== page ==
Does My Common Law Spouse Get The House?

One concern clients have when it comes to ownership of the home on separation is: who is going to take the house when we separate? Will my common law spouse be able to take the home from me?

The quick answer to this is: probably not.

What this means is that if a person is solely on title to the property, the common law spouse does not have rights to have the home put in their name.  On first glance (or what we lawyers call prima facie) the common law spouse on separation is not entitled to own the home.

This is different from married couples who DO have automatic property rights to the Matrimonial home.  See our post on the difference between common law and married spouses, and our post on separation and the matrimonial home for more details regarding this.

As stated in our Separation and the Matrimonial Home post, “Common law couples only have property rights as far as their title interest goes.  If you are common law, and you are not on title to the property, you will have to consider other equitable remedies such as a constructive trust or resulting trust claim through litigation if you want a part of the home.”

This means that the common law spouse will have to demonstrate that they either provided some value to the property that would justify them being repaid for that effort (constructive trust), or that there was some agreement between the parties that value from the property would be returned to them (resulting trust).  These two remedies are based in the principle of Unjust Enrichment.

The three requirements for unjust enrichment were established in cases such as Kerr v. Baranow, 2011 SCC 10.  For an unjust enrichment to be established there must be:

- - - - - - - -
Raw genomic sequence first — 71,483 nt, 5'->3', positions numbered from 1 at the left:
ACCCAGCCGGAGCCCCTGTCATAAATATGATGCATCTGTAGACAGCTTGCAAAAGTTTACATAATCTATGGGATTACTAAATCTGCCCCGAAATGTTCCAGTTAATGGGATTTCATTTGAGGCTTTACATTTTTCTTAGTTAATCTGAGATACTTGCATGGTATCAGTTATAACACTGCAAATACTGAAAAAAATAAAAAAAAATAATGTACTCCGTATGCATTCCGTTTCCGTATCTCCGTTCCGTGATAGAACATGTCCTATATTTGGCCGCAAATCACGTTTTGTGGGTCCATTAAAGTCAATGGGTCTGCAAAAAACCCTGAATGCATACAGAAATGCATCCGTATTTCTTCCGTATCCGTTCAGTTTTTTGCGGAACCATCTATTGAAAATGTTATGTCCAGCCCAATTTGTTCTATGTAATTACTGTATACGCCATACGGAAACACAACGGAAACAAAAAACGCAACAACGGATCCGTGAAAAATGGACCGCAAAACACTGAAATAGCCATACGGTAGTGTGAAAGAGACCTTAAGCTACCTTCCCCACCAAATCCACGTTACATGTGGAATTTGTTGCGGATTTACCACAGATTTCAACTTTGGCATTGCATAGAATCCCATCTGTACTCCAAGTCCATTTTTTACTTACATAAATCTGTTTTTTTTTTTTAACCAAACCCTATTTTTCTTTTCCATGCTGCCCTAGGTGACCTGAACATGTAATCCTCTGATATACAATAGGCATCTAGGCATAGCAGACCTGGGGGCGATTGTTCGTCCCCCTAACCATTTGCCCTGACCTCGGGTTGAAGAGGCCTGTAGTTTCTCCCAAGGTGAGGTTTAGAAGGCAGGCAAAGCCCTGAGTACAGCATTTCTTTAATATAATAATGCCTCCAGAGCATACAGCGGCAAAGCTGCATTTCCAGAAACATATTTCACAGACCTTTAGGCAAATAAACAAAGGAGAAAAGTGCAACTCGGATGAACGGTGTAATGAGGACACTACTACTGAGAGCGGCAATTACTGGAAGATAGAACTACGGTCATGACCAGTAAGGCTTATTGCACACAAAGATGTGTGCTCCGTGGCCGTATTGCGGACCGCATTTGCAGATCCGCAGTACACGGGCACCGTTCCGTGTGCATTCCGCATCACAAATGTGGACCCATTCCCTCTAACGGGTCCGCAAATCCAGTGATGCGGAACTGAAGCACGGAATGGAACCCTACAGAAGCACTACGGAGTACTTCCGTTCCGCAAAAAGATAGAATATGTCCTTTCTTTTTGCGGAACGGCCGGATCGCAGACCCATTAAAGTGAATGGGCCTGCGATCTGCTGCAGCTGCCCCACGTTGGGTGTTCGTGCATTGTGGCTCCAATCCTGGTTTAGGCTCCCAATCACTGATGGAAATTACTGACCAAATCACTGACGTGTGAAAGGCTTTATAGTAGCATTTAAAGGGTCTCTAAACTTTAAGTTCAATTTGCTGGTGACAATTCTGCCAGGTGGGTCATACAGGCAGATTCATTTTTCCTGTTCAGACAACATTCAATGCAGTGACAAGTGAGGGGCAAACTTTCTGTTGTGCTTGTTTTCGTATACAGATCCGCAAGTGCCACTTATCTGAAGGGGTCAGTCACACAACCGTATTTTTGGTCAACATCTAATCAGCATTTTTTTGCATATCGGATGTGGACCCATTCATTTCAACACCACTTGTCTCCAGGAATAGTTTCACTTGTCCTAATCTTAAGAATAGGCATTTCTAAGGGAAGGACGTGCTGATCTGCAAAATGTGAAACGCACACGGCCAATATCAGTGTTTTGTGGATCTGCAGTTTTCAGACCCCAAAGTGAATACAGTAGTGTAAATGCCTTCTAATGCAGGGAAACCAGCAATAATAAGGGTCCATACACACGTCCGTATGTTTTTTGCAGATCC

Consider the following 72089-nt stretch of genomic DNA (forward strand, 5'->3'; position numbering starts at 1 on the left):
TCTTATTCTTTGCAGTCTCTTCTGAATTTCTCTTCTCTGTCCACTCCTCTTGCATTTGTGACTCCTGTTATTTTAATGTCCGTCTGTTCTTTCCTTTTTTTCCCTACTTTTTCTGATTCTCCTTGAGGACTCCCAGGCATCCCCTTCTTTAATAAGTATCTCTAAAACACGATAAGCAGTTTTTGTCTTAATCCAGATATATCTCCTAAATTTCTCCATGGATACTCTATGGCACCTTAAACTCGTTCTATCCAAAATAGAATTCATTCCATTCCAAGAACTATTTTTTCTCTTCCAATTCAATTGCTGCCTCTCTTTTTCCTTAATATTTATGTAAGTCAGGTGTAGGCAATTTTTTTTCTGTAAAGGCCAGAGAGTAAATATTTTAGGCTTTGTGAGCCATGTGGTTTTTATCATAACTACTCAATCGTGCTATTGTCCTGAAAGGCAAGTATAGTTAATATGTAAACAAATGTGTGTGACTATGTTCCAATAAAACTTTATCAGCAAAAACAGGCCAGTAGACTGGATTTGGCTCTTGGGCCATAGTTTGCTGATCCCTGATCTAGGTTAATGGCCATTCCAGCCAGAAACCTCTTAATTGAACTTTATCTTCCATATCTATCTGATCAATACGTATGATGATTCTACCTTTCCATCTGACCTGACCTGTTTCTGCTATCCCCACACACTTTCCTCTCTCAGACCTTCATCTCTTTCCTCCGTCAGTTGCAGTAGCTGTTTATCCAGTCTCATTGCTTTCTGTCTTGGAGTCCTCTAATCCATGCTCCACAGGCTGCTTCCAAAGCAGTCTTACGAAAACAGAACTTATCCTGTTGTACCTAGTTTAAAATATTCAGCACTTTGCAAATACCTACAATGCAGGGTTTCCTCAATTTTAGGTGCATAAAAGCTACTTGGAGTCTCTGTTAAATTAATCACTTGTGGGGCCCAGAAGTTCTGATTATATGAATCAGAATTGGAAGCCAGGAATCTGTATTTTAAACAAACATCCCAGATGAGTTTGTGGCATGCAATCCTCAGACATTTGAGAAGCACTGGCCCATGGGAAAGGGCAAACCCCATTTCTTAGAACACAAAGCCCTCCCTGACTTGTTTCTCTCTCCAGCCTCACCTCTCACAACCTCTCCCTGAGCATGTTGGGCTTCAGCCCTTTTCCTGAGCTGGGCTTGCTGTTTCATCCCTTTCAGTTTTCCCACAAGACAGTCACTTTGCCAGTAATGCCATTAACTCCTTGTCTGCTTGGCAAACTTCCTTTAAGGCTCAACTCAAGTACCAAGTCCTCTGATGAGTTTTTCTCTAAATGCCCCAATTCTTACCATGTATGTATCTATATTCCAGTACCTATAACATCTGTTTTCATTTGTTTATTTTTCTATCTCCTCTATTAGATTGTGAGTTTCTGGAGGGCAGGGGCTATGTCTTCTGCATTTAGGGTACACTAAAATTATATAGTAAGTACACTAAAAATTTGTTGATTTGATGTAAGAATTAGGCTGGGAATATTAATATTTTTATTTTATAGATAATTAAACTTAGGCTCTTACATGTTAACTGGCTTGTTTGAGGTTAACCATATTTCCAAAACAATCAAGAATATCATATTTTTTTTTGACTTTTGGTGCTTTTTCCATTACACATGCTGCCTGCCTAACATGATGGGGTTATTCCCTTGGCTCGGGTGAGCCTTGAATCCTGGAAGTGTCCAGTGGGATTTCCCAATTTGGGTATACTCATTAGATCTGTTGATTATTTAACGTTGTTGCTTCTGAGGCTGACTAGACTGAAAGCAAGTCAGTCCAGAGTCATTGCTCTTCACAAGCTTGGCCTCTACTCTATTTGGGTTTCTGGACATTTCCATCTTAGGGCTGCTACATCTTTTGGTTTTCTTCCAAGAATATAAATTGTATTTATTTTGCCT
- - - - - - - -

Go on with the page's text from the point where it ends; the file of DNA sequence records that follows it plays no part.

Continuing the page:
1. An enrichment;
  2. A corresponding deprivation; and
  3. An Absence of any juristic reason for the enrichment.

One classic example of this comes from Pettkus v. Becker, [1980] 2 S.C.R.834.  Here a husband had purchased a farm with a beekeeping business.  He was able to operate this business successfully due to the unpaid labour from his wife who received little or nothing in return over 19 years.  The court found that there was a definite connection between her contributions and the husband’s acquisition of assets over the years.  As such, the wife was successful in establishing unjust enrichment.

What this shows is that these remedies are applicable to other assets and property and not just the home.  If a common law spouse provides “sweat equity” towards any asset or property of a person, it is possible that they could receive value on separation from that effort provided.

It is therefore crucial that separating common law spouses speak with a lawyer regarding property concerns, ESPECIALLY if their common law spouse provided unpaid work or even put money towards that property.